More than 20% of food sampled by the U.S. Department of Agriculture in 2016 show no detectable pesticides and less than 0.5% of food had pesticide residue levels above Environmental Protection Agency limits.
“Again this year, the (Pesticide Data Program) results shows that the U.S. food supply is one of the safest in the world,” according to “What consumers should know,” a breakdown of the USDA’s Agricultural Marketing Service 2016 Pesticide Data Program Annual Summary.
Fresh and processed fruit and vegetables accounted for 90.3% of the 10,365 samples collected by the program in 2016, according to the 200-page report. The USDA said 502 of samples (4.8%) were organic.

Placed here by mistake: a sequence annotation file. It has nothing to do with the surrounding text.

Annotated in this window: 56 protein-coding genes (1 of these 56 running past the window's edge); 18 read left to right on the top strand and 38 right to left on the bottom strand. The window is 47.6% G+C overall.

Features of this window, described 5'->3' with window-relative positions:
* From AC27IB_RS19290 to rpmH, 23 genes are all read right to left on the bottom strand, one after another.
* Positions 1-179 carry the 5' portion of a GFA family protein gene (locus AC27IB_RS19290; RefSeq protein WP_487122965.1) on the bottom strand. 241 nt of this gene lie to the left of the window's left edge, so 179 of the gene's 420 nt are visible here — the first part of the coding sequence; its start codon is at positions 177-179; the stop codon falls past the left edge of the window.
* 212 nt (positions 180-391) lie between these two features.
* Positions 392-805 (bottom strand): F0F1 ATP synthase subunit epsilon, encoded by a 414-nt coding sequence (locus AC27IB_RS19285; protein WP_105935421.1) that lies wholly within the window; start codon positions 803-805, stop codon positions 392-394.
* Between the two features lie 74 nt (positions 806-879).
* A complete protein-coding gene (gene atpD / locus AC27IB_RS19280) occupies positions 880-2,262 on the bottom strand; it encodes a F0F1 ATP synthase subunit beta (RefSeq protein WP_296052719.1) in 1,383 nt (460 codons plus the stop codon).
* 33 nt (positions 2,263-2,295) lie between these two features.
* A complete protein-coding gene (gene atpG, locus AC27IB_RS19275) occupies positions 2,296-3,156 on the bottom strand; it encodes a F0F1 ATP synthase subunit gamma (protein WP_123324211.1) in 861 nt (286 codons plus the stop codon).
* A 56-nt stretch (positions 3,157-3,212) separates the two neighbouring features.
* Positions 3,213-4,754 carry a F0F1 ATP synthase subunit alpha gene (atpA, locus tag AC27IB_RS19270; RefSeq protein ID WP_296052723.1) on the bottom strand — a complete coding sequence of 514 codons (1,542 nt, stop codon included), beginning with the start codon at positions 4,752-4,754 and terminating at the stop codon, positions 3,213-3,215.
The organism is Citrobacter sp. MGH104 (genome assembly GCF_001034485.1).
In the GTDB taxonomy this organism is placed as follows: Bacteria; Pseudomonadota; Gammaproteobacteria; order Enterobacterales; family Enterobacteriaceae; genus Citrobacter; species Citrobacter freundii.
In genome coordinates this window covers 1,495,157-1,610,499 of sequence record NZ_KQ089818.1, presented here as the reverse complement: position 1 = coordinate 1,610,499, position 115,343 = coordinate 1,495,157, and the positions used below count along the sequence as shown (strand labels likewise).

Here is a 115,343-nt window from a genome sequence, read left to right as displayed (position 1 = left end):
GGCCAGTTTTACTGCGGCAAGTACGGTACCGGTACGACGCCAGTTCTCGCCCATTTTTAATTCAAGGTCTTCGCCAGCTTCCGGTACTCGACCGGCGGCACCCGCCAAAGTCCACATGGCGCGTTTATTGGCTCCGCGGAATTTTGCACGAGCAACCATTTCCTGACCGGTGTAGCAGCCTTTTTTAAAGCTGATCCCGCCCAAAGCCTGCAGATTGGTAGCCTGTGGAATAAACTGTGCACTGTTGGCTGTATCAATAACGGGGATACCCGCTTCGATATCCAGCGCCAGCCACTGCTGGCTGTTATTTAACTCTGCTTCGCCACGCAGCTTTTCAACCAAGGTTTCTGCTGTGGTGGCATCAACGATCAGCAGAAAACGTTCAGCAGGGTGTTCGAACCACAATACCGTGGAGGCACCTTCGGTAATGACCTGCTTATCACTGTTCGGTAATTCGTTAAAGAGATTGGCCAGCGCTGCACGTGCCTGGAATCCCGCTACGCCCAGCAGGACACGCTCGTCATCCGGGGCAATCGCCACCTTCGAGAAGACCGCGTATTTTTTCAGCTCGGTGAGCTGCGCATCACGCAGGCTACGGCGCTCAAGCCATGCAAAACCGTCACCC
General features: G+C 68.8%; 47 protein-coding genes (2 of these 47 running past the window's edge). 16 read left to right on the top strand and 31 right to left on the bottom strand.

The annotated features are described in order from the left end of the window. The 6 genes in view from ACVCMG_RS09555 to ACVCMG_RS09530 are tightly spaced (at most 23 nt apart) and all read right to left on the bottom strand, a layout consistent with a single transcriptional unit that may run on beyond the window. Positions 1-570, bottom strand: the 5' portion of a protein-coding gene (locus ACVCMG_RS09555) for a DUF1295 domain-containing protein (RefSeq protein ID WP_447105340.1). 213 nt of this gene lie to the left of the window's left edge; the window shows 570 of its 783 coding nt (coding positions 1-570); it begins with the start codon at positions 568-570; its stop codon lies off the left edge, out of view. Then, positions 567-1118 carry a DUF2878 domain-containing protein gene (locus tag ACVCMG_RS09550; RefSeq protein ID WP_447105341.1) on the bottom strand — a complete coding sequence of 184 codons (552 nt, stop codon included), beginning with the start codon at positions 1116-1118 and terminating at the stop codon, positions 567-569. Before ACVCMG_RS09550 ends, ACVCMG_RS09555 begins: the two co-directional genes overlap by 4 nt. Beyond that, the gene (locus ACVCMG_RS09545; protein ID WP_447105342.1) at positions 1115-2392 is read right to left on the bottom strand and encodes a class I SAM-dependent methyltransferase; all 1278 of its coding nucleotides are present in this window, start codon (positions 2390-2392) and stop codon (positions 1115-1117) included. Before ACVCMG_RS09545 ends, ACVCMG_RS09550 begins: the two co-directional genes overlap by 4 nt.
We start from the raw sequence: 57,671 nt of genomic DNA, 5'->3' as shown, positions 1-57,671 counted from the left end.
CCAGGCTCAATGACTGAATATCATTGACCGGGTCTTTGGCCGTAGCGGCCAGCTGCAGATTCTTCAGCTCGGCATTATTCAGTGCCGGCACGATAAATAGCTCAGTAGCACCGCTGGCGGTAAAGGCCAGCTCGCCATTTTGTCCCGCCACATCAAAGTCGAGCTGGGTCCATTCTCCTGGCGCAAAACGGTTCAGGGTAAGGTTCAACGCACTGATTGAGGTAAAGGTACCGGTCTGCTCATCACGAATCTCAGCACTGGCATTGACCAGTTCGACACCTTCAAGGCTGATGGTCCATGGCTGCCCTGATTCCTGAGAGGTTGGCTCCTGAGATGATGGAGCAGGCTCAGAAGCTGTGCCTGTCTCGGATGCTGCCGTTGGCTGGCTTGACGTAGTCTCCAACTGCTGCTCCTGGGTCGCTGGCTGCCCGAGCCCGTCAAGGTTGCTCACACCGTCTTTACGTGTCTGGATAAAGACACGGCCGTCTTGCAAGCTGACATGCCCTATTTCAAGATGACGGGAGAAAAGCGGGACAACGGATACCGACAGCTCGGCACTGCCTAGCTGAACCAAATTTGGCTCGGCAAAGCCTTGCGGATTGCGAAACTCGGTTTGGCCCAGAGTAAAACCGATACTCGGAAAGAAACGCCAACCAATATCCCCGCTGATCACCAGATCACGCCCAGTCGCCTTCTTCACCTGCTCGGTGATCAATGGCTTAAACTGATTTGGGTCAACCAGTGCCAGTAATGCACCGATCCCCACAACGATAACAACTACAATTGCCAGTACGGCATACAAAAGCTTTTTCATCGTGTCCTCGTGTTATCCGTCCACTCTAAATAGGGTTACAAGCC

According to the report, more than 99.5% of the samples had pesticide residues well below levels established by the EPA and 22% had no detectable residue.
The USDA report is one source of residue data interpreted by the Environmental Working Group to create its annual Dirty Dozen/Clean 15 ranking of fruits and vegetables.
The results are reported to the Food and Drug Administration and EPA in monthly reports as testing takes place throughout the year, according to a news release.
FDA and EPA would be immediately notified if a test discovered residue levels that could pose a public safety risk.
Residues exceeding the tolerance were detected in 0.46%; of these 48 samples, 26 were domestic, 20 were imported, and 2 were of unknown origin.
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